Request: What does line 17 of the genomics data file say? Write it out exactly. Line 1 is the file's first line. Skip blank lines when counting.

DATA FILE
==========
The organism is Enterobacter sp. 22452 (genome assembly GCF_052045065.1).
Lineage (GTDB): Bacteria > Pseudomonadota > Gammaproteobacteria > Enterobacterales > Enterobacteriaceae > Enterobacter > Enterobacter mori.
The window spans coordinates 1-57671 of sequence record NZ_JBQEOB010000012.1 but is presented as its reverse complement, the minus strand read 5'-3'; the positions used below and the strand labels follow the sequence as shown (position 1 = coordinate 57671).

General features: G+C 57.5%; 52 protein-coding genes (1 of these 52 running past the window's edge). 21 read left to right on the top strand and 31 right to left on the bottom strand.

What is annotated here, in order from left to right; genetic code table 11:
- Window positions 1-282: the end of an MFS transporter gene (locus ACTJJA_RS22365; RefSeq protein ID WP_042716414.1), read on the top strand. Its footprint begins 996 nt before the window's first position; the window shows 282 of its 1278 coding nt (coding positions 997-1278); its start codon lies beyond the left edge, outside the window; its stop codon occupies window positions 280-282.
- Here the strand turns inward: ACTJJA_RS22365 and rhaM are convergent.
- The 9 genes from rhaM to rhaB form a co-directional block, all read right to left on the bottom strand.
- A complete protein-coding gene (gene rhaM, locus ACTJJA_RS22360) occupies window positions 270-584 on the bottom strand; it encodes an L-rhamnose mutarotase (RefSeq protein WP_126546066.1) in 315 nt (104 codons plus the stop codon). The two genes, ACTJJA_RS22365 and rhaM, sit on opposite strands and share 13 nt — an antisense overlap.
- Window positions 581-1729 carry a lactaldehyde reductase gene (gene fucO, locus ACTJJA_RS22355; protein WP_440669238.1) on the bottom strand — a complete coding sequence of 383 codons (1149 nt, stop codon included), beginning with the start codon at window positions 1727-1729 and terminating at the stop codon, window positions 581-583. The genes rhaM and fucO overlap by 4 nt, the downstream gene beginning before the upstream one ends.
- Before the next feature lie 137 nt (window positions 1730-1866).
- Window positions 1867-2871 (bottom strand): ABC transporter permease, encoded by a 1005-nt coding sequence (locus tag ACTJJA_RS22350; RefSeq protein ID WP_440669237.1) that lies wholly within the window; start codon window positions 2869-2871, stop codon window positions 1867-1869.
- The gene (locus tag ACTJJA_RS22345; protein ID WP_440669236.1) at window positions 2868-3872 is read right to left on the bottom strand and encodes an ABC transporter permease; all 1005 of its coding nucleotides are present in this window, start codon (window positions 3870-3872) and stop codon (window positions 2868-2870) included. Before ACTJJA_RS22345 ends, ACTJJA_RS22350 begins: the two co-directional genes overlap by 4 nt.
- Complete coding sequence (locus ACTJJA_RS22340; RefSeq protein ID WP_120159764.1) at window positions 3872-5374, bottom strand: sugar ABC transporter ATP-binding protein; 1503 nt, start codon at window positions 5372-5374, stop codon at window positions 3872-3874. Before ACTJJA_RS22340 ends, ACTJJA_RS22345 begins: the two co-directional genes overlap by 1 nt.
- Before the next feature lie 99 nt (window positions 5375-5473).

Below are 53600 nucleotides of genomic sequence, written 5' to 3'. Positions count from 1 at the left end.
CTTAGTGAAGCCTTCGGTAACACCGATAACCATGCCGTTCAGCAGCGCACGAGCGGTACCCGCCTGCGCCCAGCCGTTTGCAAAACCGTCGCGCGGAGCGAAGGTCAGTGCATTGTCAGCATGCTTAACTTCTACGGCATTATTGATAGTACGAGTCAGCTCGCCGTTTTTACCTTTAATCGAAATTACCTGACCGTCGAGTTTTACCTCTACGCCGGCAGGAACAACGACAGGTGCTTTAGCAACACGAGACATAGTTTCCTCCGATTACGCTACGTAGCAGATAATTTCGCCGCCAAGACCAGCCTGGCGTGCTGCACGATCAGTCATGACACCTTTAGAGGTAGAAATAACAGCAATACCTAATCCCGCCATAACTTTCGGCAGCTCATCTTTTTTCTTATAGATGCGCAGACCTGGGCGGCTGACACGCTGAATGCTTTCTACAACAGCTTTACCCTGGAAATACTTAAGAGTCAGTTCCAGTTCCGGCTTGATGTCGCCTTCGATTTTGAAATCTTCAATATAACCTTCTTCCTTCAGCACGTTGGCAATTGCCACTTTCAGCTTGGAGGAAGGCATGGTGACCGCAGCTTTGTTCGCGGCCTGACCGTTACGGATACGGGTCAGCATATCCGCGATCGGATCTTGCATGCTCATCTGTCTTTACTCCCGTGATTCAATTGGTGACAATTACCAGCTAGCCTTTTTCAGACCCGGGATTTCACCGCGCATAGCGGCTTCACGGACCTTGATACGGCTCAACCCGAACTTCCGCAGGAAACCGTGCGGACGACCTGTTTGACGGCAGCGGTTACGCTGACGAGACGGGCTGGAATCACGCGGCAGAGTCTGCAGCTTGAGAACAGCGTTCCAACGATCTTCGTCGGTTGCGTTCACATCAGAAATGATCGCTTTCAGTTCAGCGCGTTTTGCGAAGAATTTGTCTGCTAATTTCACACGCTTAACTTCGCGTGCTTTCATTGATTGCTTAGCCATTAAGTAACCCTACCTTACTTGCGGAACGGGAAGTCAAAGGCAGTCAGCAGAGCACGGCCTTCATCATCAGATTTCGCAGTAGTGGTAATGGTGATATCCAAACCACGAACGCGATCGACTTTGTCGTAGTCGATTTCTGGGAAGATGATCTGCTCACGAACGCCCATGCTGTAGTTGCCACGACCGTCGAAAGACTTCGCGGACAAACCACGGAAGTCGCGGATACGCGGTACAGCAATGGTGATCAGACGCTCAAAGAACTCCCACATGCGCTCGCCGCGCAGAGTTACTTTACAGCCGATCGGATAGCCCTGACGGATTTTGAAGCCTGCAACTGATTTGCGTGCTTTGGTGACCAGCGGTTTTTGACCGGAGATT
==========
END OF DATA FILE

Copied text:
CTTAGTGAAGCCTTCGGTAACACCGATAACCATGCCGTTCAGCAGCGCACGAGCGGTACCCGCCTGCGCCCAGCCGTTTGCAAAACCGTCGCGCGGAGCGAAGGTCAGTGCATTGTCAGCATGCTTAACTTCTACGGCATTATTGATAGTACGAGTCAGCTCGCCGTTTTTACCTTTAATCGAAATTACCTGACCGTCGAGTTTTACCTCTACGCCGGCAGGAACAACGACAGGTGCTTTAGCAACACGAGACATAGTTTCCTCCGATTACGCTACGTAGCAGATAATTTCGCCGCCAAGACCAGCCTGGCGTGCTGCACGATCAGTCATGACACCTTTAGAGGTAGAAATAACAGCAATACCTAATCCCGCCATAACTTTCGGCAGCTCATCTTTTTTCTTATAGATGCGCAGACCTGGGCGGCTGACACGCTGAATGCTTTCTACAACAGCTTTACCCTGGAAATACTTAAGAGTCAGTTCCAGTTCCGGCTTGATGTCGCCTTCGATTTTGAAATCTTCAATATAACCTTCTTCCTTCAGCACGTTGGCAATTGCCACTTTCAGCTTGGAGGAAGGCATGGTGACCGCAGCTTTGTTCGCGGCCTGACCGTTACGGATACGGGTCAGCATATCCGCGATCGGATCTTGCATGCTCATCTGTCTTTACTCCCGTGATTCAATTGGTGACAATTACCAGCTAGCCTTTTTCAGACCCGGGATTTCACCGCGCATAGCGGCTTCACGGACCTTGATACGGCTCAACCCGAACTTCCGCAGGAAACCGTGCGGACGACCTGTTTGACGGCAGCGGTTACGCTGACGAGACGGGCTGGAATCACGCGGCAGAGTCTGCAGCTTGAGAACAGCGTTCCAACGATCTTCGTCGGTTGCGTTCACATCAGAAATGATCGCTTTCAGTTCAGCGCGTTTTGCGAAGAATTTGTCTGCTAATTTCACACGCTTAACTTCGCGTGCTTTCATTGATTGCTTAGCCATTAAGTAACCCTACCTTACTTGCGGAACGGGAAGTCAAAGGCAGTCAGCAGAGCACGGCCTTCATCATCAGATTTCGCAGTAGTGGTAATGGTGATATCCAAACCACGAACGCGATCGACTTTGTCGTAGTCGATTTCTGGGAAGATGATCTGCTCACGAACGCCCATGCTGTAGTTGCCACGACCGTCGAAAGACTTCGCGGACAAACCACGGAAGTCGCGGATACGCGGTACAGCAATGGTGATCAGACGCTCAAAGAACTCCCACATGCGCTCGCCGCGCAGAGTTACTTTACAGCCGATCGGATAGCCCTGACGGATTTTGAAGCCTGCAACTGATTTGCGTGCTTTGGTGACCAGCGGTTTTTGACCGGAGATT